Queer Tragedy: ‘Happy Never Afters’ in Film Media


(Courtesy Wikimedia Commons)

By Avery Greig, Arts Editor


Although queer representation in film media has been on the rise in recent years, one truth appears to remain static: queer people can not catch a break. From untimely deaths and so-close-yet-so-far love tragedies to full-blown Romeo and Romeo complexes, the trope that LGBTQIA+ couples never achieve happiness has progressed into a colloquialism, begging us to examine how tragedy is represented on screen and at what point it becomes exhausting. Caution: spoilers ahead!

‘Bury Your Gays’ and Other Traumatic Tropes

Fans of the hit series “The Haunting of Bly Manorknow the drill on grievous endings. Queer protagonist Dani sacrifices her life, but her death does not come quick. Fans are instead indulged by a montage of Dani and partner Jamie’s happy, queer life together before Dani suddenly disappears and is found dead at Bly Manor by Jamie.

What may be worse than Dani’s abruptly heartbreaking death thrown into the very end of the series is the proximity to the couple gaining their civil union status, or possibly Jamie’s piercing cries to trade places with her lost love. While Dani’s death resolves the plot of the series, the choice to show years of loving, queer partnership cruelly torn away from viewers is certainly haunting.

Tagged “bury your gays,” the harmful trope of killing off queer characters and in effect highlighting an expendability compared to heterosexual counterparts is a common recurrence in these calamitous representations. Tragedies beyond the device of death plague queer media, including when women cheat on their heterosexual partners with other women, as seen in film “Disobedience” and the cult-coveted “The L Word.” Framing queer love as a forbidden exploration is invalidating and harmfully frames queer women as cheaters; love is not a phase.

Icarus and the Son

Euphoria‘s Cal Jacobs is an intricate villain, and Season 2, Episode 3 “Ruminations: Big and Little Bullys” sheds some rainbow light onto Cal’s past. Diving into Cal and high school best friend Derek’s relationship, the episode exhibits another tragedy: self-suppression. Ultimately, the boys head to a gay bar in a ploy to be served underage and share a long-awaited tender kiss, slow dancing with INXS’s “Never Tear Us Apart” lulling in the background. Cal wakes the next morning to a call from his girlfriend Marsha with news of her unexpected pregnancy. Marsha and Cal marry, and Cal’s sexual exploration becomes further buried along with his queerness.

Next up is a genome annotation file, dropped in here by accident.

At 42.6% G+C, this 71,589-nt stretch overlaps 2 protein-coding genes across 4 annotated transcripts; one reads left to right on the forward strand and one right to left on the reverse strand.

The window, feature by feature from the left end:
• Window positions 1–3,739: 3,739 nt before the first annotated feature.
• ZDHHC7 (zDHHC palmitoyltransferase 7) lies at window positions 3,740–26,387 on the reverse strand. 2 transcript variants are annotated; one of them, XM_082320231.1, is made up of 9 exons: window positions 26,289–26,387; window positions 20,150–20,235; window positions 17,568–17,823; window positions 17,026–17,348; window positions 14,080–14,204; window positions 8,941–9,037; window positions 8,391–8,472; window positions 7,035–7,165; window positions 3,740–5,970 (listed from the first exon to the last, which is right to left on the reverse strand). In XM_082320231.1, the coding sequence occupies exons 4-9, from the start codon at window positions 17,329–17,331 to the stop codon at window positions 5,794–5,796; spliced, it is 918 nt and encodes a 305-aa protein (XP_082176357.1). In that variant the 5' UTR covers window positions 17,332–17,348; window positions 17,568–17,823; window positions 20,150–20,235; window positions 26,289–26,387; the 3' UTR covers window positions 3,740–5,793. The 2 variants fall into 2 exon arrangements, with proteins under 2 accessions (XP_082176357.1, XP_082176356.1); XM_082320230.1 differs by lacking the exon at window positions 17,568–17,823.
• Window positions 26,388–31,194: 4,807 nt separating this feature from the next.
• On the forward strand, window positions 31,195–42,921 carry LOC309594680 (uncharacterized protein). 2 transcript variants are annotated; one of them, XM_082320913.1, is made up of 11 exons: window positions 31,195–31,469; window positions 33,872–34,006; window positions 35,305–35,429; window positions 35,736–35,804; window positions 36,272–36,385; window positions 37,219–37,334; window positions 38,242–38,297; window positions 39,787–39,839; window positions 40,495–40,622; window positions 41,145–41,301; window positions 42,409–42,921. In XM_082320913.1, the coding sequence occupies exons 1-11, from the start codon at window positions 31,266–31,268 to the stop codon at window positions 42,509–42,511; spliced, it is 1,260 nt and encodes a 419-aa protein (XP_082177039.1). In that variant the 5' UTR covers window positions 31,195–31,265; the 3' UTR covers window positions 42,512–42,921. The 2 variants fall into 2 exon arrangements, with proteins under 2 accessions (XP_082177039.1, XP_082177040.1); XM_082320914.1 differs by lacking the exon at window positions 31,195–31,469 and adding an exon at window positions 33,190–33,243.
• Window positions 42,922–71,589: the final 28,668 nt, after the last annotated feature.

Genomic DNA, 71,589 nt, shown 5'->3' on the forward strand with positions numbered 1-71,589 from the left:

Them Magazine’s writer Micheal Cuby says it perfectly: “the show complicated a villain in an effective way without redeeming him.” Cal’s villain origin story illuminates the impact of suppressing one’s identity and subsequently shows that queerness is not a cop-out.

Queering the Air

Cal and Dani’s on-screen montages capture queer despair in glimpses, mirroring the fleeting nature of their respective plots. 2017 Best Picture “Moonlight”’s queer exposition is the stark opposite, drawing out over the course of a lifetime in a slow-burn heartache. Whether gradual or brisk, where do we draw the line when despair creates a deeper story and when gloom outweighs film integrity? Cal’s queer tragedy is integral to his character, yet Dani and Jamie’s last-minute loss is harsh and its purpose becomes questionable. Tragedy is an integral vessel within the art of storytelling, yet why do gay people suffer disproportionately? Perhaps filmmakers have sucked the painful side of queer history dry, leaving viewers hungry for a happily ever after.


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